Belfast Telegraph 3/2/15 By Andrew Griffin
A new service, from UK company Oliver’s Travels, will charge £100,000 to use chemicals to keep rain from falling and ruining weddings.
The firm will offer the service for certain venues in France, and hopes to bring it to the UK eventually “if it takes off”.
The technology uses silver iodide to “seed” the clouds — the compound allows the water vapour in the clouds to condense, and then produces rain.
The company’s meteorologists and pilots will begin planning three weeks in advance of the wedding, forcing the clouds to rain so that the sky is clear by the time of the date.
“The cloud will be burst over a period of 24 hours,” the company says. “The project itself will take around 3 weeks all in all. It would take a week to get the airplane, pilot and meteorologist to France and back. The crew will need to be on the ground at least a week before the event.”
The company says that “cloud seeding is now considered a mainstream tool, primarily to improve rain precipitation and snow”. While that is somewhat true — it is often used in China, where it was put to work to try and keep rain from affecting the Beijing Olympics opening ceremony — experts disagree on how effective it can be.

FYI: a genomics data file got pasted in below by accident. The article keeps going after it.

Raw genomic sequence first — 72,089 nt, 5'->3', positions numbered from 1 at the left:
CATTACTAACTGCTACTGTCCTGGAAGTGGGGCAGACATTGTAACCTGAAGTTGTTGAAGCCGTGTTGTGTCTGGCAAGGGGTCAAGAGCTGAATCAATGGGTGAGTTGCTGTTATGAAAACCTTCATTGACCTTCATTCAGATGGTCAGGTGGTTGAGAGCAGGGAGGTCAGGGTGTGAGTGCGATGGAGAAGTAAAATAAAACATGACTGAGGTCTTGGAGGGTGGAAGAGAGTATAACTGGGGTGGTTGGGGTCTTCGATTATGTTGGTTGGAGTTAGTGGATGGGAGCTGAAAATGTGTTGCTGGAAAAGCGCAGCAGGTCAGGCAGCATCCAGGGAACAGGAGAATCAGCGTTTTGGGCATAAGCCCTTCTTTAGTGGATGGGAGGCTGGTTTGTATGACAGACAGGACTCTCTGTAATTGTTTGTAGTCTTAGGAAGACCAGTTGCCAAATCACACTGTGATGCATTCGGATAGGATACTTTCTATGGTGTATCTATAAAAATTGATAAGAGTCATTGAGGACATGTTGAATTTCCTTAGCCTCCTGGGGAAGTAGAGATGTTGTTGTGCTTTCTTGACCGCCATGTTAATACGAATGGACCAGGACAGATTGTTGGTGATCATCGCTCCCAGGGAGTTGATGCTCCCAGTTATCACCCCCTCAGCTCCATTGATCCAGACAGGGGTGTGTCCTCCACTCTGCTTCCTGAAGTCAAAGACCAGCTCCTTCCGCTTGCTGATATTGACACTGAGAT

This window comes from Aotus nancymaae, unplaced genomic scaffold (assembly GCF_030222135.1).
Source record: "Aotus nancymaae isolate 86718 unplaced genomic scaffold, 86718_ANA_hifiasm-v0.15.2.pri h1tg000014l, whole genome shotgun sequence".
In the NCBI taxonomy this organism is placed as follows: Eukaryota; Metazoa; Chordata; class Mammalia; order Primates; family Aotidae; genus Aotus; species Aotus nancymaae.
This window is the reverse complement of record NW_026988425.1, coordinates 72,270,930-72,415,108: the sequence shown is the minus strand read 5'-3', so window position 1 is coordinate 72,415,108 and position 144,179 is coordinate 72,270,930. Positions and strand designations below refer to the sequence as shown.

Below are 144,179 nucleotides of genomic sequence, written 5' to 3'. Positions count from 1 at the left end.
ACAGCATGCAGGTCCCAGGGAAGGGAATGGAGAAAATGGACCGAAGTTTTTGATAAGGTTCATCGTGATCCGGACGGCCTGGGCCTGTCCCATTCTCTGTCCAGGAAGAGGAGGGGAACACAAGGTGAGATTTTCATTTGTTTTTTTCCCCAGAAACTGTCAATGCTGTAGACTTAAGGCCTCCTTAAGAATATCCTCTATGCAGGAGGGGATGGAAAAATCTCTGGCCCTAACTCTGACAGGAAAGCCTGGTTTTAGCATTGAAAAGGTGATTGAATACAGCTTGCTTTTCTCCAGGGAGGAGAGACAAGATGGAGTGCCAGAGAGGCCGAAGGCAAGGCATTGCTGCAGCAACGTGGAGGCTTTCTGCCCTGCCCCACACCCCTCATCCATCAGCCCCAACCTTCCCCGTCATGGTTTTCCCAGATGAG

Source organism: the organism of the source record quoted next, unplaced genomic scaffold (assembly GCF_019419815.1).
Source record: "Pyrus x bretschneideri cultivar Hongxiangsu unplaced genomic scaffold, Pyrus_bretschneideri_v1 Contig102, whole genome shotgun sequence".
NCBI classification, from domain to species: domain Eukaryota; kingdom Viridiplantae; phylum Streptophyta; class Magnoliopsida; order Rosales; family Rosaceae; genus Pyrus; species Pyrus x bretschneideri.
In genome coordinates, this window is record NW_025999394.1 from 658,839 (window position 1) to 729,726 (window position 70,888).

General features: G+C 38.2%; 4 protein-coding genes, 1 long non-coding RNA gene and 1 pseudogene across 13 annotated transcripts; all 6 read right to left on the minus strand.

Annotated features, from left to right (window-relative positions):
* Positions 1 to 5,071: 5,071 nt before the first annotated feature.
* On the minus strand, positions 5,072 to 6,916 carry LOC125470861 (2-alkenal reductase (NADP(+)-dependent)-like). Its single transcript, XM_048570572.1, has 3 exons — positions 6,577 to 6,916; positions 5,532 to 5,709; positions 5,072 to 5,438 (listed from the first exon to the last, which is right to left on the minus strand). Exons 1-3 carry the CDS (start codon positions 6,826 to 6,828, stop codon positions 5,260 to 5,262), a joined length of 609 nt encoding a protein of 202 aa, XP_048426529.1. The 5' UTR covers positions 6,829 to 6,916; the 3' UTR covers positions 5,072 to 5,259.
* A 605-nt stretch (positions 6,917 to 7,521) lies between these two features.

But the company says that it can guarantee success, unless a natural disaster such as a hurricane happens.
It says that it will be initially run in select areas of France because there are certain rules in place. The company will only fly at least 30 kilometres from major airports, it said.
Cloud seeding is not new technology. During the Vietnam war the United States used similar methods to modify the weather under a highly classified program called Operation Popeye. The operation was used to induce rain and extend the East Asian Monsoon season specifically over areas of the Ho Chi Minh Trail.